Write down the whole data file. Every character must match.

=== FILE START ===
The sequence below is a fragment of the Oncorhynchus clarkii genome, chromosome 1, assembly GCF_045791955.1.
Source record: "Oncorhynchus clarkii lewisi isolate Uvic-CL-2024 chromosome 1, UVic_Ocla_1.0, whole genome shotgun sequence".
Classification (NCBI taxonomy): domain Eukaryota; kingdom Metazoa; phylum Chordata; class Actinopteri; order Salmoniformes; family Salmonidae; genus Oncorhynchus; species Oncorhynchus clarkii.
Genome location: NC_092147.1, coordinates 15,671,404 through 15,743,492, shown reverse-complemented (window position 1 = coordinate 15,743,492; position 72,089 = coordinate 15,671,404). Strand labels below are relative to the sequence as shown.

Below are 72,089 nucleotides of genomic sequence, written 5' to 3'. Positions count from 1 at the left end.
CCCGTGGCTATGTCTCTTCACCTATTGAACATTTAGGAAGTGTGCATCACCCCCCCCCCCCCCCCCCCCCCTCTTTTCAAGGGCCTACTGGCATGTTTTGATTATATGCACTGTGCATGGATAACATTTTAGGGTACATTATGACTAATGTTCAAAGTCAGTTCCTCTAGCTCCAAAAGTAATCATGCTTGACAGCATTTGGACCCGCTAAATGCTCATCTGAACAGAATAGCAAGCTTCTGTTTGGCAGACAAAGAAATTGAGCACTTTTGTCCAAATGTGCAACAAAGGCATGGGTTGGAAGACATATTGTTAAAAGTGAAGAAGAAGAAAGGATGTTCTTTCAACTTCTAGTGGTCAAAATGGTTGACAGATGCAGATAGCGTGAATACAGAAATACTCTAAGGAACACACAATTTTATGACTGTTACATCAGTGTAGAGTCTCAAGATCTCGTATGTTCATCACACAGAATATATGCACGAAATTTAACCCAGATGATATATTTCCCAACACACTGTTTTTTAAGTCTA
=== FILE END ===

The sequence below is a fragment of the Oncorhynchus clarkii genome, chromosome 1, assembly GCF_045791955.1.
Source record: "Oncorhynchus clarkii lewisi isolate Uvic-CL-2024 chromosome 1, UVic_Ocla_1.0, whole genome shotgun sequence".
Classification (NCBI taxonomy): domain Eukaryota; kingdom Metazoa; phylum Chordata; class Actinopteri; order Salmoniformes; family Salmonidae; genus Oncorhynchus; species Oncorhynchus clarkii.
Genome location: NC_092147.1, coordinates 15,671,404 through 15,743,492, shown reverse-complemented (window position 1 = coordinate 15,743,492; position 72,089 = coordinate 15,671,404). Strand labels below are relative to the sequence as shown.

Below are 72,089 nucleotides of genomic sequence, written 5' to 3'. Positions count from 1 at the left end.
CCCGTGGCTATGTCTCTTCACCTATTGAACATTTAGGAAGTGTGCATCACCCCCCCCCCCCCCCCCCCCCCTCTTTTCAAGGGCCTACTGGCATGTTTTGATTATATGCACTGTGCATGGATAACATTTTAGGGTACATTATGACTAATGTTCAAAGTCAGTTCCTCTAGCTCCAAAAGTAATCATGCTTGACAGCATTTGGACCCGCTAAATGCTCATCTGAACAGAATAGCAAGCTTCTGTTTGGCAGACAAAGAAATTGAGCACTTTTGTCCAAATGTGCAACAAAGGCATGGGTTGGAAGACATATTGTTAAAAGTGAAGAAGAAGAAAGGATGTTCTTTCAACTTCTAGTGGTCAAAATGGTTGACAGATGCAGATAGCGTGAATACAGAAATACTCTAAGGAACACACAATTTTATGACTGTTACATCAGTGTAGAGTCTCAAGATCTCGTATGTTCATCACACAGAATATATGCACGAAATTTAACCCAGATGATATATTTCCCAACACACTGTTTTTTAAGTCTA